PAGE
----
Today, the Cancer Moonshot Blue Ribbon Panel, comprised of 28 world-class leaders from science, research, and patient advocacy, including National Brain Tumor Society Chief Executive Officer David Arons, released its report and recommendations for scientific opportunities to meet the Vice President’s Cancer Initiative’s goal of making a decade’s worth of progress against cancers in the next five years.
The Blue Ribbon Panel presented its report, which was authored at the request of the Vice President, at a meeting of the President’s National Cancer Advisory Board (NCAB). The NCAB is a board of 18 members appointed by the President of the Unites States to advise the director of the National Cancer Institute (NCI), a division of the National Institutes of Health (NIH). The report was considered and accepted by the NCAB with revisions that reflect NCAB’s discussion. Subsequently, the Director of the NCI, Dr. Doug Lowy, also accepted the recommendations, and will now share the report with the Cancer Moonshot Task Force.
David F. Arons, JD, Chief Executive Officer of the National Brain Tumor Society (NBTS), today issued the following statement regarding the release of the Blue Ribbon Panel’s report and recommendations. The full report can be found at www.cancer.gov/BRP and a press release from the NCI here.
As a member of the Blue Ribbon Panel, and chief executive officer of a leading cancer patient advocacy organization, I believe the recommendations presented today to the National Cancer Advisory Board include a number of ideas that are truly transformative and would accelerate cancer research in a manner that is consistent with the goals of Vice President’s Cancer Initiative – also known as the Cancer Moonshot. I am proud to have served on the Blue Ribbon Panel, and excited that the cancer community has come together and put forth 10 powerful ideas that could lead to significant advances in our understanding of cancers how to treat these diseases.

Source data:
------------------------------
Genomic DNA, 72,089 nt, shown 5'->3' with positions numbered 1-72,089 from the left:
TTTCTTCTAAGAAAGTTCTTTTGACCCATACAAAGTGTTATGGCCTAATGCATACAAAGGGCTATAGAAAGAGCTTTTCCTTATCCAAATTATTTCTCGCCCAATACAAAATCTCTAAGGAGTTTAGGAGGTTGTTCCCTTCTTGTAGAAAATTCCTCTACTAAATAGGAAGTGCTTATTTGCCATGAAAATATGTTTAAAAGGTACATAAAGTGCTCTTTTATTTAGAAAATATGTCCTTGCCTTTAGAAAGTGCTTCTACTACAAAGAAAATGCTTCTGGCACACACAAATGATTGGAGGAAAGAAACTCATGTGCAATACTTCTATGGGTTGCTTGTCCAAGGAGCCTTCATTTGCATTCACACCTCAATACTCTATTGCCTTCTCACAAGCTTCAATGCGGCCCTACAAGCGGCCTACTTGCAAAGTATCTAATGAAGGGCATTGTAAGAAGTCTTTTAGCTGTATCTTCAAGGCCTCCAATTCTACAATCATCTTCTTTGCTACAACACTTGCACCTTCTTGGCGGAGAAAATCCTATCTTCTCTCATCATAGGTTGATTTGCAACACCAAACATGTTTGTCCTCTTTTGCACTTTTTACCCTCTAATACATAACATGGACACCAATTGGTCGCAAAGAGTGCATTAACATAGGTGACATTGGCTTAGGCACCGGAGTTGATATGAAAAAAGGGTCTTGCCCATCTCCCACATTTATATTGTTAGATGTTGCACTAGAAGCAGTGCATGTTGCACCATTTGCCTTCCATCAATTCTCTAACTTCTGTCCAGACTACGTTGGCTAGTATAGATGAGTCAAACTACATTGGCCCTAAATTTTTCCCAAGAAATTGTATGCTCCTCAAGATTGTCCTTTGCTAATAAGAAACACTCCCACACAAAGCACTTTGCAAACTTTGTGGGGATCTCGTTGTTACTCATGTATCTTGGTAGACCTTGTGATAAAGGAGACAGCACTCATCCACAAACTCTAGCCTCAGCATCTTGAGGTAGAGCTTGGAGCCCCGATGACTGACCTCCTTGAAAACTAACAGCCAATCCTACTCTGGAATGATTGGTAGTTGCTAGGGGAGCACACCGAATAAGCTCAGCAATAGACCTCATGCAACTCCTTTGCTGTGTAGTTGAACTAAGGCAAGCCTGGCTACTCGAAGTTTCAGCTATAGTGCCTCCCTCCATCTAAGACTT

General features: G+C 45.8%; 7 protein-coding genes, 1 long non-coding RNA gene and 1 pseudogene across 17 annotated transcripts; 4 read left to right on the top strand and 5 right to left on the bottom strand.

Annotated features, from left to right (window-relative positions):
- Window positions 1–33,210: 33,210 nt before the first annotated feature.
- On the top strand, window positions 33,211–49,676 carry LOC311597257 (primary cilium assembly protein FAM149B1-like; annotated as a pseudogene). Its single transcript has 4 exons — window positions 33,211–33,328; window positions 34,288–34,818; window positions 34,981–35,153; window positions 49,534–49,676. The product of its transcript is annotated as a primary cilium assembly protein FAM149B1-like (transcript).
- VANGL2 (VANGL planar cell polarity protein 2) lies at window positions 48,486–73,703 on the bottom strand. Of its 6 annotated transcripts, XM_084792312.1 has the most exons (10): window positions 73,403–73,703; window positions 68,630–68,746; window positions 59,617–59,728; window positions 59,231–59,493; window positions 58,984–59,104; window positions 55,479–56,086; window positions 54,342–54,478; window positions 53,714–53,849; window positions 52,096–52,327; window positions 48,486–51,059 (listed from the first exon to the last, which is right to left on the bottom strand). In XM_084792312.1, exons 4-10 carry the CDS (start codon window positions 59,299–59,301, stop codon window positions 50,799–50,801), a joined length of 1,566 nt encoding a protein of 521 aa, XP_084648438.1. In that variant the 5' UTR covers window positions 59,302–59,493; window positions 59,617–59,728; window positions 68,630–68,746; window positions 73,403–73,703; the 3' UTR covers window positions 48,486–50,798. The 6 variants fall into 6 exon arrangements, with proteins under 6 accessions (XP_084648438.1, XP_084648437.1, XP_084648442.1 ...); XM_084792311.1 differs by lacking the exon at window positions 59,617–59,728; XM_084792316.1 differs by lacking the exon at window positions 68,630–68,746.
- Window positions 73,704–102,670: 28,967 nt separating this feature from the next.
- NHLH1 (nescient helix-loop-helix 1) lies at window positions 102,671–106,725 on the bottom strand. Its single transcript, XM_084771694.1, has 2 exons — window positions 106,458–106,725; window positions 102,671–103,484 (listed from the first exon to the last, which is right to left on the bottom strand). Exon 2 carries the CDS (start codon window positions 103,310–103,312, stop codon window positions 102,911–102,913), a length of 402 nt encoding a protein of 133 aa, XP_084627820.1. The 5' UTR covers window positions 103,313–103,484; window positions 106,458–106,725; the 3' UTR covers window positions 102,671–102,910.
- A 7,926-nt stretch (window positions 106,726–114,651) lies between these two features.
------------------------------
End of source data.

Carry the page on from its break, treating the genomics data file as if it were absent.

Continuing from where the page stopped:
Specifically, the recommendations set-forth have important implications and applications for the brain tumor community and brain tumor research, respectively. Collectively, the recommendations prioritized a number of areas critical to future brain tumor drug discovery and development, including engaging and involving patients more deeply in the research process, as well as exploiting emerging technologies to improve how brain tumors are studied, monitored, and potential new treatments are evaluated and utilized. Further, as a member of the improving clinical trials working group, I was able to join a group of outstanding scientists, led by the extraordinary leadership of Drs. Charles Sawyers and Mitch Berger, as well as other patient advocates to develop recommendations that, if implemented will improve clinical research – the only way new treatments get investigated and approved – in cancer, and certainly in brain tumors.
It was an honor to participate in this historic effort. It was equally as encouraging to experience how comprehensive and collaborative the process of producing this report was, with input gathered through not only the 28 members of the Blue Ribbon Panel, but seven working groups that involved additional members, along with the more than 1,600 ideas considered through submissions from the greater cancer community. As a patient advocate on the Panel, my voice and experience was welcomed and included throughout the process. The Chairs of the Blue Ribbon Panel – Drs. Dinah Singer, Elizabeth Jaffee, and Tyler Jacks – were inclusive and facilitative. Throughout the process it was clear the leadership of this initiative was genuinely conscious of ensuring that the patient perspective was highlighted and that the recommendations prioritized fast-tracking “the most promising scientific and clinical developments to benefit patients in the near term.”
As the report stated, I believe this is an “enormous, once-in-a-lifetime opportunity for the cancer community and our nation to come together around a single disease that touches everyone” and “unleash new cancer breakthroughs” if the recommendations are implemented.
The Cancer Moonshot’s Blue Ribbon Panel